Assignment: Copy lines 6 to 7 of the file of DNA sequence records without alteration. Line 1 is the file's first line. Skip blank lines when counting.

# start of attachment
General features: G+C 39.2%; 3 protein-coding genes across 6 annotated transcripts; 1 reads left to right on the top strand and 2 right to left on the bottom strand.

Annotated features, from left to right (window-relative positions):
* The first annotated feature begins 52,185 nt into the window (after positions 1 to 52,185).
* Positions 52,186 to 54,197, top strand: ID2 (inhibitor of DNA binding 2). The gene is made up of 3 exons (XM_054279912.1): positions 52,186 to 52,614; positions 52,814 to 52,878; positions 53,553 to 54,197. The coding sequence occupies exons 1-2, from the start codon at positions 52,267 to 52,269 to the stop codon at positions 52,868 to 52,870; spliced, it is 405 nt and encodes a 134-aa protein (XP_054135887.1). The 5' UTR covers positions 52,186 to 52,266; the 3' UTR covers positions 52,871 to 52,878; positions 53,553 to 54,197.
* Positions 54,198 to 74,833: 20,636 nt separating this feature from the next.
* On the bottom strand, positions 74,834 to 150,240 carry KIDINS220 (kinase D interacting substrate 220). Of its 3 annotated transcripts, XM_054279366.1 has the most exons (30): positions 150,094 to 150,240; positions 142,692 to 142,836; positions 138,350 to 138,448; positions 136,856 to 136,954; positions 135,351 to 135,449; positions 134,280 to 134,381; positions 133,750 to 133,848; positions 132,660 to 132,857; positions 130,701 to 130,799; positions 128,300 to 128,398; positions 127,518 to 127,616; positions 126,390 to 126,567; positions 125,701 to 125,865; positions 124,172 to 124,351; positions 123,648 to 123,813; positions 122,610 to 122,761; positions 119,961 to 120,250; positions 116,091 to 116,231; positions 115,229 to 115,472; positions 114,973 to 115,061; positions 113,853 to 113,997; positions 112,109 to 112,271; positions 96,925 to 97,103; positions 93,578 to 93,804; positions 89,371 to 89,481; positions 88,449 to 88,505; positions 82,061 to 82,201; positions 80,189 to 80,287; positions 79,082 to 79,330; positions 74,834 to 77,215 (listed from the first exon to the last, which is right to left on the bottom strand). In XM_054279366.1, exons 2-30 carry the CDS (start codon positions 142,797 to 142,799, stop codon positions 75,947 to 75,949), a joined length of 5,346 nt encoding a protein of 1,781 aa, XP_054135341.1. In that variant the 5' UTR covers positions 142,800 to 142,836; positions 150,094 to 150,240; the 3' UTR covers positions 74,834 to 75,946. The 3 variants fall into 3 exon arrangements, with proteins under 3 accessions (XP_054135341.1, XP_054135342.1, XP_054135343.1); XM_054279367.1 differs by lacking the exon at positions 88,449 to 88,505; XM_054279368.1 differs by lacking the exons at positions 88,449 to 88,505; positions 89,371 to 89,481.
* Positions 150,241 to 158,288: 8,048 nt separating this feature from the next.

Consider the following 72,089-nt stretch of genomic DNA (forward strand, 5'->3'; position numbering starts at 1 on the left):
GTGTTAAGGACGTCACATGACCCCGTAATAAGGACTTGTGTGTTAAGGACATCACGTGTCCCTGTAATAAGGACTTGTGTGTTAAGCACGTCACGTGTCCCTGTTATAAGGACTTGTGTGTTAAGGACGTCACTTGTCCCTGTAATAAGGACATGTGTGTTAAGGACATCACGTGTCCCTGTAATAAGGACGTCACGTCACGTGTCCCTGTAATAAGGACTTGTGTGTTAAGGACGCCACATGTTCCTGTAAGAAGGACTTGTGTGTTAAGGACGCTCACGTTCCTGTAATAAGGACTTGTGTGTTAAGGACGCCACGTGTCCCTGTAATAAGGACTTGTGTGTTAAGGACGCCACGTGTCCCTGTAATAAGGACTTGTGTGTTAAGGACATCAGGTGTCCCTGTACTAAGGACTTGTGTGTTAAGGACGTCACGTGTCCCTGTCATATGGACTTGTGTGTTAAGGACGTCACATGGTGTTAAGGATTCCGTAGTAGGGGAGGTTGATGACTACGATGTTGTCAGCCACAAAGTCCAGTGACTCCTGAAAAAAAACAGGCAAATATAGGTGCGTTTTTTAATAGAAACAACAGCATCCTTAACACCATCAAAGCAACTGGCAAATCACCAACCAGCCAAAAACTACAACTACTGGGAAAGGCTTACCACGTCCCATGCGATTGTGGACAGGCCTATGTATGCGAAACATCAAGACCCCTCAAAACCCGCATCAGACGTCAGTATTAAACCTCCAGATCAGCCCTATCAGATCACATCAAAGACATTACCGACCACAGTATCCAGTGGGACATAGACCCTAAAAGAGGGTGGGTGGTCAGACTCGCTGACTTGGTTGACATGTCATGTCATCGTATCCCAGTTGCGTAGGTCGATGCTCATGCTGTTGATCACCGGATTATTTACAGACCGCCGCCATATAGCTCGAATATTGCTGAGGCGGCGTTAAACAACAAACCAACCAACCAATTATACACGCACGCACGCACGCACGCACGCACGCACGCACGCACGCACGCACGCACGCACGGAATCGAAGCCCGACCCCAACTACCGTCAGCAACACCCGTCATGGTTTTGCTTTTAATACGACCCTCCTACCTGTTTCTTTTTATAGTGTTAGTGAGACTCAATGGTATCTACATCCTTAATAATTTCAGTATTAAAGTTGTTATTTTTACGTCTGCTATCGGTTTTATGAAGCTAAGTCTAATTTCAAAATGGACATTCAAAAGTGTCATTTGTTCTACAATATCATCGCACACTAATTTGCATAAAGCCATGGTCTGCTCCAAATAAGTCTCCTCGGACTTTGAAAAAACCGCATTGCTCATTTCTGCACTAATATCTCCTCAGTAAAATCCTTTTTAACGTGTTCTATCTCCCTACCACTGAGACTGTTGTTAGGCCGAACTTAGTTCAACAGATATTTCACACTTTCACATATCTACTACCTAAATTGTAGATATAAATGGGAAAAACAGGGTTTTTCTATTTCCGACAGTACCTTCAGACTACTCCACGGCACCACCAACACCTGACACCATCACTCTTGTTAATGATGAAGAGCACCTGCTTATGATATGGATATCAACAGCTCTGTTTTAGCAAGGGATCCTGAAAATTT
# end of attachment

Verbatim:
* On the bottom strand, positions 74,834 to 150,240 carry KIDINS220 (kinase D interacting substrate 220). Of its 3 annotated transcripts, XM_054279366.1 has the most exons (30): positions 150,094 to 150,240; positions 142,692 to 142,836; positions 138,350 to 138,448; positions 136,856 to 136,954; positions 135,351 to 135,449; positions 134,280 to 134,381; positions 133,750 to 133,848; positions 132,660 to 132,857; positions 130,701 to 130,799; positions 128,300 to 128,398; positions 127,518 to 127,616; positions 126,390 to 126,567; positions 125,701 to 125,865; positions 124,172 to 124,351; positions 123,648 to 123,813; positions 122,610 to 122,761; positions 119,961 to 120,250; positions 116,091 to 116,231; positions 115,229 to 115,472; positions 114,973 to 115,061; positions 113,853 to 113,997; positions 112,109 to 112,271; positions 96,925 to 97,103; positions 93,578 to 93,804; positions 89,371 to 89,481; positions 88,449 to 88,505; positions 82,061 to 82,201; positions 80,189 to 80,287; positions 79,082 to 79,330; positions 74,834 to 77,215 (listed from the first exon to the last, which is right to left on the bottom strand). In XM_054279366.1, exons 2-30 carry the CDS (start codon positions 142,797 to 142,799, stop codon positions 75,947 to 75,949), a joined length of 5,346 nt encoding a protein of 1,781 aa, XP_054135341.1. In that variant the 5' UTR covers positions 142,800 to 142,836; positions 150,094 to 150,240; the 3' UTR covers positions 74,834 to 75,946. The 3 variants fall into 3 exon arrangements, with proteins under 3 accessions (XP_054135341.1, XP_054135342.1, XP_054135343.1); XM_054279367.1 differs by lacking the exon at positions 88,449 to 88,505; XM_054279368.1 differs by lacking the exons at positions 88,449 to 88,505; positions 89,371 to 89,481.
* Positions 150,241 to 158,288: 8,048 nt separating this feature from the next.